You know something is wrong. The symptoms are evident - market share is declining, workforce turnover is too high, or product quality has slipped. Now a crisis looms. But no one can put a finger on the cause, let alone the solution. So what should you do?

Stand on one foot and close one eye.

Every organization has a dominant mindset, a conventional way of doing things. It takes shape mostly from years of repeating the same thoughts and actions. Eventually - as with standing on two feet and keeping both eyes open - people follow this "old way" without even thinking. They know instinctively how to do it, defend it, adapt it to certain situations, and make any problems appear manageable.

At some point, the old way becomes the status quo and stops working for both the organization and its people. Conditions that spawned the old way have changed, sometimes dramatically. Many companies stay the course through several changes, even if each shift demands a new way of doing business. The resulting mismatch eventually brings the organization to a crisis.

The challenge is not simply to find a solution to the crisis. It is to transform your organization's most valuable resources - its people and the way they interact - so they can adapt to, even anticipate, changes in the future. That requires a massive mind shift.

Imagine actually asking a group of people to stand on one foot and close one eye. Suddenly they must abandon what they know about the old way (standing on both feet and opening both eyes) and pay attention to details they have never noticed before. They must focus on themselves, what it takes to remain balanced in this new position. If they are savvy enough, they will use one another for mutual support.

So it is with transforming an organization. People know the old way and how to resist change or make minor tweaks to it, but that practice will no longer suffice in a fast-paced world. Change, therefore, must be fundamental - it must start not with the old way itself, but with the mindsets behind it.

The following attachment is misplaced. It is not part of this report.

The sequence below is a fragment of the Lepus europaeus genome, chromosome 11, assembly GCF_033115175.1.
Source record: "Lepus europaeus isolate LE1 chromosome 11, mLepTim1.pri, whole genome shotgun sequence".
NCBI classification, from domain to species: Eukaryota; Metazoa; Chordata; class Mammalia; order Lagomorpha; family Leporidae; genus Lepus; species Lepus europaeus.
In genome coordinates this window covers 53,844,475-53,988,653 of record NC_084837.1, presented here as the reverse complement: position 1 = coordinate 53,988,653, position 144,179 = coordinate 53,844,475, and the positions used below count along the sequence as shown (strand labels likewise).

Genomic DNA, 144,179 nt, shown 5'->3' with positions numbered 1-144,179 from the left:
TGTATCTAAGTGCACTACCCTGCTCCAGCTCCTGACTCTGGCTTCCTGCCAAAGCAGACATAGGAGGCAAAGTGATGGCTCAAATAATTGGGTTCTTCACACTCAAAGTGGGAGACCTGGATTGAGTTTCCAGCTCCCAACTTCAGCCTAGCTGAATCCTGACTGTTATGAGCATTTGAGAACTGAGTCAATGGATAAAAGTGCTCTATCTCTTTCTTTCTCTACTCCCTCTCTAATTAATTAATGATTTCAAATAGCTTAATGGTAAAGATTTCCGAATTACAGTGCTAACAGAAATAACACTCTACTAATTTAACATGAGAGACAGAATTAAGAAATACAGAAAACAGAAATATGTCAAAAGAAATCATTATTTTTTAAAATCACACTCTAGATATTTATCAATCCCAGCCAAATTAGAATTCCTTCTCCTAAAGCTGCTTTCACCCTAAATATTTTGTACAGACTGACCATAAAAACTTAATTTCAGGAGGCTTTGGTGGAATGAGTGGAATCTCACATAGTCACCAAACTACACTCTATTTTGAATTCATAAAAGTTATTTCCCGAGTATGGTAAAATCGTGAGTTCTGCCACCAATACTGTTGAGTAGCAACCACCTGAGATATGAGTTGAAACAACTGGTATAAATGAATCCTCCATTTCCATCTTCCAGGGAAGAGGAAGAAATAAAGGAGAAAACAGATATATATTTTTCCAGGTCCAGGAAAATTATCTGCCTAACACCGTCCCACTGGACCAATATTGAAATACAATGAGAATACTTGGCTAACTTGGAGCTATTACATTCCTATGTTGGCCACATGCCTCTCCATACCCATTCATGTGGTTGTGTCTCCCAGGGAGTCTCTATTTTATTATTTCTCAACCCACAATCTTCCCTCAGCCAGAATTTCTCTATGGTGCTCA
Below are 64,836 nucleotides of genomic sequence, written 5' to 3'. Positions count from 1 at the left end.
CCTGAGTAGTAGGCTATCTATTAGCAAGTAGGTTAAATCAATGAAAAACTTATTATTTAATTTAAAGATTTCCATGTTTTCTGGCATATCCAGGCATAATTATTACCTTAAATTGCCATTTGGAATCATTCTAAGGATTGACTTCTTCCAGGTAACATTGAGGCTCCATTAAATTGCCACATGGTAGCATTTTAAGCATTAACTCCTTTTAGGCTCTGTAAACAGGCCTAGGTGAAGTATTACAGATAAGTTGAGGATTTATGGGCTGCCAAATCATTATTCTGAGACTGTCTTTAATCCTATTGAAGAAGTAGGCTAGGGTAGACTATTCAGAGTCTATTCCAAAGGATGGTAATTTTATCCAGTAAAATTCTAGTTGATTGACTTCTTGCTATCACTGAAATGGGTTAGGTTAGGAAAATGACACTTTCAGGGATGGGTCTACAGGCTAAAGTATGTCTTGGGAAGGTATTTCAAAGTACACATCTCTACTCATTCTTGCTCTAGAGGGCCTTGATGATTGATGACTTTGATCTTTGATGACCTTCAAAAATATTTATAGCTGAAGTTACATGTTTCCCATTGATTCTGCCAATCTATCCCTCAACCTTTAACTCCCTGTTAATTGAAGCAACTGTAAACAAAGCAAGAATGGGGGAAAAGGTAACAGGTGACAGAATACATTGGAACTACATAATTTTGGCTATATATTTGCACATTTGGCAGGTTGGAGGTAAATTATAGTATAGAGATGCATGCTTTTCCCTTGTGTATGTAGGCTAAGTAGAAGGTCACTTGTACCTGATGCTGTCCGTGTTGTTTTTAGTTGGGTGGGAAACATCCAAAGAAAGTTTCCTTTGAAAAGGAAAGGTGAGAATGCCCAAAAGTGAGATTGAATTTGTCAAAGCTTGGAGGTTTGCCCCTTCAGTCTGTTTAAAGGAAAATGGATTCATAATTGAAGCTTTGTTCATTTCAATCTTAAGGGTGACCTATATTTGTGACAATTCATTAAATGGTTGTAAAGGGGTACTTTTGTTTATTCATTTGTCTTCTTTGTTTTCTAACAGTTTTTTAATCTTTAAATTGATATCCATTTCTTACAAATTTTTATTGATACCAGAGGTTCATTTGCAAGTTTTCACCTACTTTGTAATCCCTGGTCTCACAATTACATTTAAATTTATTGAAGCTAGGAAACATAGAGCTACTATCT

This is the kind of change that organizations have in mind when they engage my company. While listening carefully to people throughout an organization - not just in the executive suite - we share the value of our practice - inclusion as the "HOW," a new way to align people, shift mindsets, leverage human capital, embrace change, and ultimately increase the bottom line. We look past small problems (or rather, symptoms masquerading as small problems) and pull back the curtain on the big problem. And we generate ideas - not to create big solutions, but to let people's inventiveness flow so they come up with solutions.

In the process, people get excited. They see the possibilities in this new way of doing things. It energizes them in a way they may have never experienced before. Suddenly you have a more fluid, dynamic, empowered organization - the type that can adapt quickly to shifts in the marketplace. You have, in short, the elements necessary to succeed in today's fast-changing world.